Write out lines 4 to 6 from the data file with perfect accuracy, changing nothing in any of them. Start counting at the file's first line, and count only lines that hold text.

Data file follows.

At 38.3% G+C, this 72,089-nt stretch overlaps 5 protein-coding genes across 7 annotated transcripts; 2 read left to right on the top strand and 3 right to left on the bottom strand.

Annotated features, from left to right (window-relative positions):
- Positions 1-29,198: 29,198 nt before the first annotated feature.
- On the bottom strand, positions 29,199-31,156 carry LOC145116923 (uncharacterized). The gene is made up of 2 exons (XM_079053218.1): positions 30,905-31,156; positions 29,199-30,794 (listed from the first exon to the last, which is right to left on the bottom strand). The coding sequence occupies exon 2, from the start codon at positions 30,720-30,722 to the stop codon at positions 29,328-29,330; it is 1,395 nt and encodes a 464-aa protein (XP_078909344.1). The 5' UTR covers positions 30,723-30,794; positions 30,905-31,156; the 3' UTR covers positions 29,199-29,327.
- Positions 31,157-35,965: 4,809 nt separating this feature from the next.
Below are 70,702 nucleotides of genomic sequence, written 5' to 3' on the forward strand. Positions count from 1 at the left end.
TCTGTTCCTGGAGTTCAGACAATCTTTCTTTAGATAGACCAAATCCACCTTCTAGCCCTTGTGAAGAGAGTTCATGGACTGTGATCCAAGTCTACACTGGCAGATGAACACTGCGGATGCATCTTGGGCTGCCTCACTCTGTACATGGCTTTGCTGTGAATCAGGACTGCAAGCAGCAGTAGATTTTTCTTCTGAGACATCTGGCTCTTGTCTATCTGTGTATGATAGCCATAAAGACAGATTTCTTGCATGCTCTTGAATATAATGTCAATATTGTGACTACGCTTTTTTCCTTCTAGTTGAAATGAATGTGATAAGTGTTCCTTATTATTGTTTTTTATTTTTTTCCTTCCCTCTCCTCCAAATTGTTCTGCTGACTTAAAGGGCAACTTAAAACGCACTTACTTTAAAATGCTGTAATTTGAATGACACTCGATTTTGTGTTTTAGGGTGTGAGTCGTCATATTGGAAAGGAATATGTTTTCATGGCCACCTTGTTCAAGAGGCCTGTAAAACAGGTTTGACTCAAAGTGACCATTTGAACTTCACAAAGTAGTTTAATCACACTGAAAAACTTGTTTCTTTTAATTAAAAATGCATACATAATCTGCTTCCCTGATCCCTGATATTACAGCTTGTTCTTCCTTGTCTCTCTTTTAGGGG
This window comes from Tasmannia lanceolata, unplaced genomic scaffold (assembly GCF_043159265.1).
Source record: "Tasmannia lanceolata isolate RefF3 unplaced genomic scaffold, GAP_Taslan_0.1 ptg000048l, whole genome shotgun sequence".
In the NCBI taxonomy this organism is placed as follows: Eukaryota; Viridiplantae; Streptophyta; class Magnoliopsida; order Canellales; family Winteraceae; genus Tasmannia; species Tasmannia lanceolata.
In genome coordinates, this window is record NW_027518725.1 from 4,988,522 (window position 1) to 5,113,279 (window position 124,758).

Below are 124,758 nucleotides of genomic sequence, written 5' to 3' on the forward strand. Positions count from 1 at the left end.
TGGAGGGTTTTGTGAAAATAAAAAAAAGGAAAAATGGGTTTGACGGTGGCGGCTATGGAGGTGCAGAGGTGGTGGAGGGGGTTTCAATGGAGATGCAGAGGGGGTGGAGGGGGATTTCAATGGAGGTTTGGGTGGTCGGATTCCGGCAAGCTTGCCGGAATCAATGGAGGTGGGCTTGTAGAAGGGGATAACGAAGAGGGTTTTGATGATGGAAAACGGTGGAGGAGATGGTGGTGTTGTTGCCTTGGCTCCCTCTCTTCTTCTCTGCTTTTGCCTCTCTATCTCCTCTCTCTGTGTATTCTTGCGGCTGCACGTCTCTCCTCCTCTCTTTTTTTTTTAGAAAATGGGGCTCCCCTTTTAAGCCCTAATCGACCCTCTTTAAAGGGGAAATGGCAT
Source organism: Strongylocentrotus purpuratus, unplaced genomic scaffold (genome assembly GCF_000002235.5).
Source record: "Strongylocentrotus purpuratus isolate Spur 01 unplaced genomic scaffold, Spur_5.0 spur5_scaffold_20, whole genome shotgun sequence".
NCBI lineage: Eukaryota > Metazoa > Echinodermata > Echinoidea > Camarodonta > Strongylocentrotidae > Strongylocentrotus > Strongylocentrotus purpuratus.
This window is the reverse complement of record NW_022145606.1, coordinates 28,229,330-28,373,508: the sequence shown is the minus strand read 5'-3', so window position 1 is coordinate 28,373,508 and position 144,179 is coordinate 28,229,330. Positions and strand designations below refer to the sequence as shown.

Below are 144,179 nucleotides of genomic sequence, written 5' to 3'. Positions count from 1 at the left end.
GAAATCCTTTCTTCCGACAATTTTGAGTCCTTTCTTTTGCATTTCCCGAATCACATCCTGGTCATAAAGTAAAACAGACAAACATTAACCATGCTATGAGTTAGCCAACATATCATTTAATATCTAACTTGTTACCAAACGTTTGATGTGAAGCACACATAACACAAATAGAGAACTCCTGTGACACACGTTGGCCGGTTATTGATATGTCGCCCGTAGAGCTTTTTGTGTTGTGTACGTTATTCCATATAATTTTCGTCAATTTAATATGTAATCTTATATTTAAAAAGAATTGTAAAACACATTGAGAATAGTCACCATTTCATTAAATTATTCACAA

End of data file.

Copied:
- On the bottom strand, positions 29,199-31,156 carry LOC145116923 (uncharacterized). The gene is made up of 2 exons (XM_079053218.1): positions 30,905-31,156; positions 29,199-30,794 (listed from the first exon to the last, which is right to left on the bottom strand). The coding sequence occupies exon 2, from the start codon at positions 30,720-30,722 to the stop codon at positions 29,328-29,330; it is 1,395 nt and encodes a 464-aa protein (XP_078909344.1). The 5' UTR covers positions 30,723-30,794; positions 30,905-31,156; the 3' UTR covers positions 29,199-29,327.
- Positions 31,157-35,965: 4,809 nt separating this feature from the next.
Below are 70,702 nucleotides of genomic sequence, written 5' to 3' on the forward strand. Positions count from 1 at the left end.